The Big Issue – Stop House Repossessions

By July 14, 2009House Repossession

Being homeless because of house repossession can be the worst nightmare of them all, it is one thing to be in debt but another not to have a home at all.

The Big Issue ( has an interesting article which shows how devastating repossession can be with people still in debt after getting their house repossessed back in 1991.

Amazingly they are not qualified to get housing support straight away and are deemed “intentionally homeless through defaulting on their mortgage due to their own financial mismanagement” – seems harsh indeed. One might reasonably suggest that there was nothing ‘intentional’ at all about their situation and at the end of the day they are homeless and need support from the same councils and government they have paid so much tax to over the years. Some are lucky and are classified as “unintentionally homeless”. Can any of our readers help us with how to claim unintentional?

1991 – back when a swathe of people lost their jobs and interest rates were at 15.5% – ouch.

The Big Issue interviewed Melody Clarke (married with a child) was a victim of house repossession back in 1991 and whilst on the breadline every cent went back to pay the then £50,000 mortgage to the bank.

After repossession City Bank sold or auctioned their property for £27,000, so together with the Clarkes £29,000 which they had paid in mortgage payments during their time they thought the £50,000 plus interest had been paid off. Unfortunately, no, they got hit with a £70,000 bill. £70k in 1991… That’s a lot of money even to well paid City folk now… 18 years later!

The couple spent the next 12 years fighting the bill through the courts. 3 hours a day for 12 years later they did in fact win the battle, the interest upon interest, compounded interest was finally agreed at a more manageable £4,500.

IMPORTANT – Clarke is now a director of York Credit Union and states “I’ve never come across a case where the mortgage company has got the figures right. Invariably, they’re vastly overstating the debt. The trouble is most people just take their word”. Outrageous but we here at have seen this in the corporate world far too often, mistakes are made, hundreds of thousands or millions are and can be moved with a keystroke or one poor MS Excel formula.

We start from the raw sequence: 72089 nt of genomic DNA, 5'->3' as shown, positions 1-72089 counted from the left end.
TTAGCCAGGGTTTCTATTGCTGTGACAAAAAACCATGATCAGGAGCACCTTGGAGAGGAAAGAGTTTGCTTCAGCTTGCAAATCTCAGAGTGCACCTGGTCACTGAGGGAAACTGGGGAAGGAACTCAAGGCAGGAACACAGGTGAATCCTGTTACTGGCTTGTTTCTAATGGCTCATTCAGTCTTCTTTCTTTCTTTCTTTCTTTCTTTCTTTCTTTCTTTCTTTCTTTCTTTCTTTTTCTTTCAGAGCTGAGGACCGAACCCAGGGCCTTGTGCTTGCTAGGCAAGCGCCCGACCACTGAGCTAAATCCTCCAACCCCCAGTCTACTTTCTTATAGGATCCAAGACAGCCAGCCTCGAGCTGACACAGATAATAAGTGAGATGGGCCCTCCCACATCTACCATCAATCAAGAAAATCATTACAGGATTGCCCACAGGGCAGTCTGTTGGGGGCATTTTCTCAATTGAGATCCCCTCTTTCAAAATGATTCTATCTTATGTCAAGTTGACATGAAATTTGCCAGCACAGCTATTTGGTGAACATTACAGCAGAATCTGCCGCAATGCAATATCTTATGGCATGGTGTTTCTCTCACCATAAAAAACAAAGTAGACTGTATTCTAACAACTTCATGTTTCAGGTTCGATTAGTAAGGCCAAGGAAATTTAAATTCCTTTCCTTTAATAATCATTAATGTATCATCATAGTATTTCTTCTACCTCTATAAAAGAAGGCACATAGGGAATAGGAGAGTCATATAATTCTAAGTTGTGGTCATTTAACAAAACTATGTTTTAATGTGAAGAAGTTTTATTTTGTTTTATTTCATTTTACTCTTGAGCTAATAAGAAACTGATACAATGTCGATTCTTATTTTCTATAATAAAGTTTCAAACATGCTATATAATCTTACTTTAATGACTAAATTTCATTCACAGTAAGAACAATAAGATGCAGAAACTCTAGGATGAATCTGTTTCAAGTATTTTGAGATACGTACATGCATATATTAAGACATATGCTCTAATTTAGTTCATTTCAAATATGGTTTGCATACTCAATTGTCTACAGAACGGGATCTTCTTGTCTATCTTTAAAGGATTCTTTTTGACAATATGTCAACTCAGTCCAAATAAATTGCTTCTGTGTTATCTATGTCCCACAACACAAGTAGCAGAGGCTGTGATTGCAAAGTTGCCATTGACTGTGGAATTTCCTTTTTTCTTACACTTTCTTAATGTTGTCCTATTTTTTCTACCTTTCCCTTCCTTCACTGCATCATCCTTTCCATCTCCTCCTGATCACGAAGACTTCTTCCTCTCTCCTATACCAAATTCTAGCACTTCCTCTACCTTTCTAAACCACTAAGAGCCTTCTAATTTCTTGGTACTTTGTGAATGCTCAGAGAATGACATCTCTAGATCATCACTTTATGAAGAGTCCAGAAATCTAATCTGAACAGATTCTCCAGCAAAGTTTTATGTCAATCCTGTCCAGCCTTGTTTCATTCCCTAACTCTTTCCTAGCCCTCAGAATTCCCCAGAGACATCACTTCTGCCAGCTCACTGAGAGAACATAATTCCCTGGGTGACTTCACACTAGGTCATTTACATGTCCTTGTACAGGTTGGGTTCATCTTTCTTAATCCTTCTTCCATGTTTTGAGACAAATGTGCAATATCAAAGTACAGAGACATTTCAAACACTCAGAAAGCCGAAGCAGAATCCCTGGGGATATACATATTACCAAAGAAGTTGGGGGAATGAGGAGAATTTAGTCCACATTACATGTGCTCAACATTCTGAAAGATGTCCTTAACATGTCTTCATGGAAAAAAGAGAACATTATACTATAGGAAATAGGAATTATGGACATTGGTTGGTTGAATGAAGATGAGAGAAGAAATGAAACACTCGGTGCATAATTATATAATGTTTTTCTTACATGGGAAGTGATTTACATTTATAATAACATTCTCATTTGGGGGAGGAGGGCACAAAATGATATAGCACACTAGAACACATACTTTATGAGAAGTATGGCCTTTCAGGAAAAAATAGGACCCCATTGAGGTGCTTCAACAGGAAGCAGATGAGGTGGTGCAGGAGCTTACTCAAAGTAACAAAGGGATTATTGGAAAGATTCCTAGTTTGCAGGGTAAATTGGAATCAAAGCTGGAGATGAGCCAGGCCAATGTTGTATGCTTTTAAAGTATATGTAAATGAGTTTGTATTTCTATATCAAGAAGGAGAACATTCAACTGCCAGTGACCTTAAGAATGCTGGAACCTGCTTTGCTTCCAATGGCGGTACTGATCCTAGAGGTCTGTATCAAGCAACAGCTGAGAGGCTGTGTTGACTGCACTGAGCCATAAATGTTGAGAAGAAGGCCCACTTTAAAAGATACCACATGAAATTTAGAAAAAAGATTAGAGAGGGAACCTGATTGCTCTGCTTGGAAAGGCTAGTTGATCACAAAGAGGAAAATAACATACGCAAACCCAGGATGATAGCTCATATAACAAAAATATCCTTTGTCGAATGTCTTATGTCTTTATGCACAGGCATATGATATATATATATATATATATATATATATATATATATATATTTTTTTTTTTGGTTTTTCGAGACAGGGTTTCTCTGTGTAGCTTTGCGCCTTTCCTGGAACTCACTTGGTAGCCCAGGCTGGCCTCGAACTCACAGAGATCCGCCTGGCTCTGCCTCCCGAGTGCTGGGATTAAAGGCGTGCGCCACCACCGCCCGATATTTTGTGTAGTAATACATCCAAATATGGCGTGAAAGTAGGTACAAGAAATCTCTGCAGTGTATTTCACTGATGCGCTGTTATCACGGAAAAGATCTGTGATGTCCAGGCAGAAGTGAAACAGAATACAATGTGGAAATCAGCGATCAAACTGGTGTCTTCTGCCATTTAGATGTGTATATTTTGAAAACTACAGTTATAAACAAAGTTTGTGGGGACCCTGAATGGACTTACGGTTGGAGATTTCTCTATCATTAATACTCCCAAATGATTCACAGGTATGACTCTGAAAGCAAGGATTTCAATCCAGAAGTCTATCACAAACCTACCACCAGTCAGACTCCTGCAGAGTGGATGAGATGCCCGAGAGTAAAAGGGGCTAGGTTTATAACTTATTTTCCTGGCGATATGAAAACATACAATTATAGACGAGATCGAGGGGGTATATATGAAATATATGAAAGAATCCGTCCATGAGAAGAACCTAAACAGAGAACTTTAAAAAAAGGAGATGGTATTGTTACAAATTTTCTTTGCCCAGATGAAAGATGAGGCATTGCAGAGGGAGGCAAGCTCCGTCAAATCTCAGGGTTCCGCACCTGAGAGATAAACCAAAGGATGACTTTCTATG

We are a nation obsessed with bricks and mortar – hard not to be when your mate down at the pub just made a killing purchasing the house back in 1999. However 71% of UK households own their house (have a mortgage at least) compare that to 31% of Germans, 50% of Austrians and 55% of the French.

Lesson one – Fight the repossession and try to get the house sold privately (use an agent) before the auction. Maximise your house sale value.

Lesson two – Check the mortgage figures. Do you really owe that much? Does it add up? Ask multiple experts, someone excellent with numbers, a Microsoft Excel master is what you want. Don’t always believe the local accountant or surveyor.

Join the discussion One Comment

  • David Smith says:

    I am fighting for compensation for thr wrongful reposession of a house that I bought for myself and three children.I suffered a relapse of serious spinal injuries which meant I was unable to look after my affairs had an operation v. serious medication involved huge amounts of morphine etc.

    Although presnt at possession hearing did nothing to defend the action and claimant awarded full possession.Somthing odd then happened I paid all arrears on demand of £4500 money shortage not my problem was a small prop. developer and had sold a couple of units.I was allowed to stay in the property made the next two instalments but then everything stopped I did not collect rents due Id lost the use of one shoulder and was in immense pain. daily attendance at local hospitsal for physio.

    Lenders were an unscrupulous bunch had bought my mortgage from SPML and went straight for reposession. Never contacted me, evicted my tenants without notice, took the property and then did not correspomd for two whole years. Then they wrote to claim a shortfall. I had forgotten I even owned the property or that I had sold other properties and where they were.

    Also no memory of medical history still dont have all the facts but have asked my GP for a copy of my medical history. Claimant told court when seeking to get charge registered against another prop. that I was living in Birmingham under an alias. Also told court that their was first charge over the property when they had bought it for knock down price.

    Can I get compensation from these people in yout view?? Do they not have to follow proper procedure when reposessing?? Surely having accepted payment of arrears they would have had to get a new Order?

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